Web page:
By Dave Gilbert
For over twenty-five years, the UN’s annual World Water Day has been raising awareness of the importance of water.
“Water is at the core of sustainable development and is critical for socio-economic development, healthy ecosystems and for human survival itself. It is vital for reducing the global burden of disease and improving the health, welfare, and productivity of populations. It is central to the production and preservation of a host of benefits and services for people. Water is also at the heart of adaptation to climate change, serving as the crucial link between the climate system, human society and the environment.” - The United Nations Department for Social and Economic Affairs
Agriculture currently accounts for 70% of the worlds water demands and it is estimated that by 2050, world agriculture will need to produce 60% more food globally. Industry and energy accounts for 20% of the water demands, with domestic use the final 10%. Analysts have indicated that in order to feed the world’s population the needed water saving must come from industry.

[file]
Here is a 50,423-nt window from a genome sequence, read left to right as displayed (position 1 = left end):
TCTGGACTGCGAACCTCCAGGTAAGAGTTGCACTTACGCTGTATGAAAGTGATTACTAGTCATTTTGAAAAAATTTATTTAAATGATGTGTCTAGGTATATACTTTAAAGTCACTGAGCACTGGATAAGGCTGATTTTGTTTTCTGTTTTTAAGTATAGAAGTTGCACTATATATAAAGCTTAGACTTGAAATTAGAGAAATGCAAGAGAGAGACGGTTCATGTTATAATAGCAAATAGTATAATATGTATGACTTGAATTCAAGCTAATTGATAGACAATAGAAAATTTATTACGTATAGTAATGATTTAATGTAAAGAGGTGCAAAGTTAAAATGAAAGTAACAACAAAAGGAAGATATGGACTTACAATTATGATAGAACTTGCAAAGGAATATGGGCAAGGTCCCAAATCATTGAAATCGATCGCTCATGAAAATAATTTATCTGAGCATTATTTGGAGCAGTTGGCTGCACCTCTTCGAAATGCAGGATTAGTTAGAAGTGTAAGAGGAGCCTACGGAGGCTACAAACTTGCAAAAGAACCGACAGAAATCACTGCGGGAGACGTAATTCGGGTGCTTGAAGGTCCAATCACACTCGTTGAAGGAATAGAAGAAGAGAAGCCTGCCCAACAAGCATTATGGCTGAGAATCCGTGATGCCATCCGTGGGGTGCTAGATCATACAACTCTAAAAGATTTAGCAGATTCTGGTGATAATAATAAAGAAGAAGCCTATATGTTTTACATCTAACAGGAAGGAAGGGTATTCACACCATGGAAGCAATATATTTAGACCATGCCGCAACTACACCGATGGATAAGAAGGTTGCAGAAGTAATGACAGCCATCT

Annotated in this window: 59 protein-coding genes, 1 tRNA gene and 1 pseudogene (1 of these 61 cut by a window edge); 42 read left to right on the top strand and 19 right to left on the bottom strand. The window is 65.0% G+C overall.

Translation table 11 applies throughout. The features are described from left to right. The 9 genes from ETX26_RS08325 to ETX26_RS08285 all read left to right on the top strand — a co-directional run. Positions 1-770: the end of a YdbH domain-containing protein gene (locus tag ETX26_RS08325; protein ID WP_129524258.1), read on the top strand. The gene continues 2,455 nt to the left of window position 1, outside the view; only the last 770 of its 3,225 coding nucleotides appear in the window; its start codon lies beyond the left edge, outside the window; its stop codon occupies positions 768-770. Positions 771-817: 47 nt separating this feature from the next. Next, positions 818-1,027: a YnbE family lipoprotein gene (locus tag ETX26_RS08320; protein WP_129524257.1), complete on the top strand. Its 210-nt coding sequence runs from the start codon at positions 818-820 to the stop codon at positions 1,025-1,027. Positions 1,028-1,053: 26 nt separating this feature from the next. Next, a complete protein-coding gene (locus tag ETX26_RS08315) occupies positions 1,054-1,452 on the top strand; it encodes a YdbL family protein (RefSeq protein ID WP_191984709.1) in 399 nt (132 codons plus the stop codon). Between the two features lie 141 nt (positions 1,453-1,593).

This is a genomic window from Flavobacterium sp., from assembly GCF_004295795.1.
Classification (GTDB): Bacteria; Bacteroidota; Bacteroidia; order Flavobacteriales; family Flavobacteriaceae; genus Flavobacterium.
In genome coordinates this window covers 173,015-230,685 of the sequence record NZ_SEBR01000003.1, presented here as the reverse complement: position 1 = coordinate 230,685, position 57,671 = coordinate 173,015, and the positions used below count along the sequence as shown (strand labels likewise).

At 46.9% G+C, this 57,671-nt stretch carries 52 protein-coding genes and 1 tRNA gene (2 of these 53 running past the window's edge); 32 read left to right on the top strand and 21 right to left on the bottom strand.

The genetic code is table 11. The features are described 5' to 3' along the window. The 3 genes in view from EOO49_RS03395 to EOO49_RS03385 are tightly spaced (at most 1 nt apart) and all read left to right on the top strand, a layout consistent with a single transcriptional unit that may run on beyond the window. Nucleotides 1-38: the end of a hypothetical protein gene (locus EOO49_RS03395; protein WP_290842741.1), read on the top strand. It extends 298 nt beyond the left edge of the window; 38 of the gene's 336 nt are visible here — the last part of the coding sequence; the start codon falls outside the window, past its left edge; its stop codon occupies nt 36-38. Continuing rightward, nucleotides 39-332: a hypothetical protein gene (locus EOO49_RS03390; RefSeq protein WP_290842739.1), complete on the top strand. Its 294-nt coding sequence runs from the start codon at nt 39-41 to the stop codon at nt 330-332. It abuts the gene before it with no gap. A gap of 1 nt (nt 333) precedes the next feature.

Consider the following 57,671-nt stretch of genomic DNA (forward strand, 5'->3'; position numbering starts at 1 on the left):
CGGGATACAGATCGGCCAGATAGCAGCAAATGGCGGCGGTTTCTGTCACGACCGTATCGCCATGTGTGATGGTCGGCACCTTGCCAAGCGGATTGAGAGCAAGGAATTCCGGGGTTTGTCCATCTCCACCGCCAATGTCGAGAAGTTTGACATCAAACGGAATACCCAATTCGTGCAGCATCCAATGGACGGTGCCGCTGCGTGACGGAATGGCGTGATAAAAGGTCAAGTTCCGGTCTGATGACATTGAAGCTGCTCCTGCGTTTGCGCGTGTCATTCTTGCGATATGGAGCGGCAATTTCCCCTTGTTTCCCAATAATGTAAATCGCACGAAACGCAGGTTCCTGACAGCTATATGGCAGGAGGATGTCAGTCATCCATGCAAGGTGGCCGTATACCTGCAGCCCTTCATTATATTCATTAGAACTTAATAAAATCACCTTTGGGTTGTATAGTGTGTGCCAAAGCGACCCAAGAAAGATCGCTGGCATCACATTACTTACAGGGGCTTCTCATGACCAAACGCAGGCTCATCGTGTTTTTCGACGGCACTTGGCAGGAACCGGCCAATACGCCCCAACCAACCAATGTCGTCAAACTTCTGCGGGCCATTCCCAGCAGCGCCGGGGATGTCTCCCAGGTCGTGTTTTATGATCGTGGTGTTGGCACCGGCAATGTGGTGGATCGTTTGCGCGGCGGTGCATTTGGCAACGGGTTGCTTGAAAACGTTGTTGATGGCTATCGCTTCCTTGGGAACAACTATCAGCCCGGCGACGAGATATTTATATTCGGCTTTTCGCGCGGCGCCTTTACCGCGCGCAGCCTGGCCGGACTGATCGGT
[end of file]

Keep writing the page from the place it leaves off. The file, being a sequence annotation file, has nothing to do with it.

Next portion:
The heritage sector is not exempt from these concerns. For Red River Archaeology our single largest use of water comes from processing palaeoenvironmental samples. Traditionally such processing was undertaken using a free flow system that is still very common across the sector. This involves a continual water supply flowing through soils samples to float organic remains through a system of graded sieves, with the water that had passed through lost as waste. There were also associated problems with silt discharge and management.
In order to alleviate this waste, the decision was made to trial an enclosed system where water was filtered through silt traps and settling tanks before being recycled with minimum loss. There was no loss of productivity and the initial trial was so successful in saving water that further units were ordered increasing company capacity by 300%.
The move to an enclosed water unit has seen an estimated* reduction of 7000% on water use compared to the more traditional free flowing systems. Also, the associated silt traps ensure that there is next to zero silt emission in the wastewater, with certification in place for discharge. We believe this goes to show how relatively small innovations and changes to procedures can have a far-reaching impact. By simply introducing innovative systems the company is able to use water far more efficiently.
* based on figures supplied by the local water company.